Disguised in a blanket of thick gray clouds, spring slipped into town yesterday morning.

At 11:14 a.m., the sun crossed the equator, making night and day of equal length throughout the world and heralding here the beginning of longer and warmer days. As if anyone had any doubts about the season, yesterday's high temperature of 69 degrees was well above the normal high of 56 degrees.

It won't last. Today should be much chillier.

Aboard the Washington Boat Lines' paddle steamer First Lady, Desiree Keating, Miss District of Columbia, marked the minute by smashing a bottle of champagne against the vessel's mast.

With a hoot from the horn and a holler from a crew primed with bloody marys and mimosas, Capt. Bob Friedel eased the 110-foot tour boat into the gray waters of the Washington Channel for a celebration cruise marking the the start of the sightseeing season and the end of a strange winter.

December came in warm and mild last year with an average temperature of 45.6 degrees -- almost seven degrees above the normal 38.9 degrees, according Jim Travers of the National Weather Service.

By January, the average daily temperature slipped to 30.8 degrees, 4.4 degrees below the normal 35.2. February averaged 37.8 degrees, slightly above the normal 37.5. March temperatures are expected to prove above normal, too.

It was a dry winter, too. There were 6.3 inches of rain in December through February, or about two inches less than average for those three months, according to the weather service.

Farmers "are praying for rain, mostly, right now," said Jeff Gaffney, an agent with the cooperative extention service in Fairfax.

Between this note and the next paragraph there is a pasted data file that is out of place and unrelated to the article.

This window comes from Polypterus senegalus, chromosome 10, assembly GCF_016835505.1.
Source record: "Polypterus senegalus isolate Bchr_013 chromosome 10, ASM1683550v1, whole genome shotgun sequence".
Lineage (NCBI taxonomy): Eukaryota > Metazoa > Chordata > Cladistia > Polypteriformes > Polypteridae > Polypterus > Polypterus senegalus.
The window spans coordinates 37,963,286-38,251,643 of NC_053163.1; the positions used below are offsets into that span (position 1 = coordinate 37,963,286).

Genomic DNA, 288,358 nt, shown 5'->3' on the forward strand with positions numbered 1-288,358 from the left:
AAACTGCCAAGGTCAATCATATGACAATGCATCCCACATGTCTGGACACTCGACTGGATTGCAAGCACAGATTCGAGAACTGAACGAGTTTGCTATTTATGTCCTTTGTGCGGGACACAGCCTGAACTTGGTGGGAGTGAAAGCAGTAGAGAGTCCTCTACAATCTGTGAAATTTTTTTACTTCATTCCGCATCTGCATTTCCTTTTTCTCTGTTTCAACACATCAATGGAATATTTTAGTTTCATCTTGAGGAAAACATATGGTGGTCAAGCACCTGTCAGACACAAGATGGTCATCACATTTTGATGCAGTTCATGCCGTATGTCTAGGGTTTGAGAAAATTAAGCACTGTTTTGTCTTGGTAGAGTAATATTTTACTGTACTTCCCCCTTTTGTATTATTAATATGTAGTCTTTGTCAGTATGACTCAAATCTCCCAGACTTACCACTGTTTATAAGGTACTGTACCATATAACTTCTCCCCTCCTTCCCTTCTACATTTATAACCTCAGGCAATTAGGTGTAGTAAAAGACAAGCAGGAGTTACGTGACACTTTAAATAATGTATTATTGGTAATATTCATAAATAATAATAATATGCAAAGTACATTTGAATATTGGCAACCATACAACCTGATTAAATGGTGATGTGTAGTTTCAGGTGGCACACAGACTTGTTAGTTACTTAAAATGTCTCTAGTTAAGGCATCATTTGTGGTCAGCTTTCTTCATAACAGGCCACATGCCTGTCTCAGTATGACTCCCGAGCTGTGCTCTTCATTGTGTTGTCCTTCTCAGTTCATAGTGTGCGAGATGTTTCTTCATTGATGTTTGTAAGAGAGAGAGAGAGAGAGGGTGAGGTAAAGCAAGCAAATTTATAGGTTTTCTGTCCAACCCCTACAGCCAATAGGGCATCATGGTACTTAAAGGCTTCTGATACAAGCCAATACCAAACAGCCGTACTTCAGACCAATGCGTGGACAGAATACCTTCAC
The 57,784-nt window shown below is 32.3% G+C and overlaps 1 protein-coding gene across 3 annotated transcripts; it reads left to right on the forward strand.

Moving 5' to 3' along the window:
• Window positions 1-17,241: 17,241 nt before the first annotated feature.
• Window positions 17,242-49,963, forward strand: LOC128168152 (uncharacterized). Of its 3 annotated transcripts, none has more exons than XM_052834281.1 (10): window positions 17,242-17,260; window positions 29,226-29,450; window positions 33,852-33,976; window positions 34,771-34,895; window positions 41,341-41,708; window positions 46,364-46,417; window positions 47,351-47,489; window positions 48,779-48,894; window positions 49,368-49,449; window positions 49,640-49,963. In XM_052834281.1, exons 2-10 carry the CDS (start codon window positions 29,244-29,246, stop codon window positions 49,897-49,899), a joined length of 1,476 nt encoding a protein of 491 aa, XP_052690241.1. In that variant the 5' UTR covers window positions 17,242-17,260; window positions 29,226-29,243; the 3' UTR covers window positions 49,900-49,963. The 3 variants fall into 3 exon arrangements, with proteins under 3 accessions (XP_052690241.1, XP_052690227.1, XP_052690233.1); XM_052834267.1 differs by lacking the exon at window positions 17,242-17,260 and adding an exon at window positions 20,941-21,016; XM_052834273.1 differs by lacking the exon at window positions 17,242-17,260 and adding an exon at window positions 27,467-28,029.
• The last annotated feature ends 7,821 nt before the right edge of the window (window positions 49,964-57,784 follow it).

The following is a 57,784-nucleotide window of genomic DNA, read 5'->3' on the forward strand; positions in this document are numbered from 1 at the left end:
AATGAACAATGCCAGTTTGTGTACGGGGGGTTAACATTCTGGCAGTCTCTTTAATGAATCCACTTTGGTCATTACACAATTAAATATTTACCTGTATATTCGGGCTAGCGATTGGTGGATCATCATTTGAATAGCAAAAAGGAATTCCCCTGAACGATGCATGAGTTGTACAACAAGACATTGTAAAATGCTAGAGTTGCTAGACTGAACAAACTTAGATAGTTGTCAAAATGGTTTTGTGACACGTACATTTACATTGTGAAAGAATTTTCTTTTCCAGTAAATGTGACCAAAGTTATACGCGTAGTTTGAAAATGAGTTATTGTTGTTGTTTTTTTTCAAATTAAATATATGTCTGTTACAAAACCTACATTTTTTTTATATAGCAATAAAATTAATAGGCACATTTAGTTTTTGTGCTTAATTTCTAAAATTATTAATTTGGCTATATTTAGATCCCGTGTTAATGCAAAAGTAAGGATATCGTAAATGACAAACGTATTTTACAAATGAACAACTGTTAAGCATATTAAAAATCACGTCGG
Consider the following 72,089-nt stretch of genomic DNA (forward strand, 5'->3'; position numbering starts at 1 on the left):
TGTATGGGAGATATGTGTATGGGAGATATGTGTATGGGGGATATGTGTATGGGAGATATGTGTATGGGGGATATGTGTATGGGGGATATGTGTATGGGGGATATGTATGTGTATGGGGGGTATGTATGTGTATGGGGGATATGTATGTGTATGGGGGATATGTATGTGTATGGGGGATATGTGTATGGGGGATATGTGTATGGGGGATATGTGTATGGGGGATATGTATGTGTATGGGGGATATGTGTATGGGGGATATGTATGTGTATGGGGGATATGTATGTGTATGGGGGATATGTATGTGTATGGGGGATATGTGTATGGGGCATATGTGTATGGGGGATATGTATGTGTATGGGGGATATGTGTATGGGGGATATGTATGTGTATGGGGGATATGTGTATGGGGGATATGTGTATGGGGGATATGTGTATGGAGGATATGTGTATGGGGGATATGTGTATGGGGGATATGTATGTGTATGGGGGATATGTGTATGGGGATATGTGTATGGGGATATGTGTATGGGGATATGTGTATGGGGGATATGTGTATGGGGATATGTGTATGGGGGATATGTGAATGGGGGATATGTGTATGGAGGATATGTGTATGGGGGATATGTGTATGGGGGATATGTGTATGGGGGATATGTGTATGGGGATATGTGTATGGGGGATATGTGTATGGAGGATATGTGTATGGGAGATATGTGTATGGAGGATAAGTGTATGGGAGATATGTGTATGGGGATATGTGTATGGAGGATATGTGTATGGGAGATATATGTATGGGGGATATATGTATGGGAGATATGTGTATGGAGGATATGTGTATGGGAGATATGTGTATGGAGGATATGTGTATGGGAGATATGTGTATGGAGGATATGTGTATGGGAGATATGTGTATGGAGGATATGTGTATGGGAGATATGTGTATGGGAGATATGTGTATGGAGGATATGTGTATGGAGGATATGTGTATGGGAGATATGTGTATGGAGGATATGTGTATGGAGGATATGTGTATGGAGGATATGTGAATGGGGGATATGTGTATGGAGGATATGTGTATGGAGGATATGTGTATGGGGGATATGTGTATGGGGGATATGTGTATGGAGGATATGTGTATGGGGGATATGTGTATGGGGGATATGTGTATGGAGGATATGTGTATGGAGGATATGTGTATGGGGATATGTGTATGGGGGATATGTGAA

Seeds are sitting in the ground without growing, he said, and many farmers are delaying moving seedlings from greenhouses to the fields.

There were some optimists to be found yesterday.

"No question about it; the first day of spring is kind of like a bench mark for people to really start to think progressively," proclaimed Bob Stickell, who runs the Washington Marina Co. on Maine Avenue.

Thinking nautical thoughts is what Stickell meant. Boat bottoms are being scrubbed at the company's slips, he said, and people are dropping by for marine supplies. "It's kind of like a magic day."

Perhaps sensing that magic, the giant panda Ling-Ling emerged soon after 7 a.m. at the National Zoo to frolic with her boyfriend Hsing-Hsing.

They ignored the fact that spring is panda mating season.

"They played, off and on, for about two hours," said Elizabeth Frank, a zoologist at the zoo. "We've seen a lot of activity but (Ling-Ling's) activity decreased last week to the point, yesterday, where she didn't come out. Today she came out and things were fine. Tomorrow . . . . Who knows?"

North of Silver Spring, Mary Janetatos, executive director of the North American Bluebird Society, had her eyes on her bird boxes for signs of spring. "The bluebirds have been back," she said. "They beat the robins to my yard by one day. They are now searching for a place to test and polishing up their songs, getting all set up for a booming season."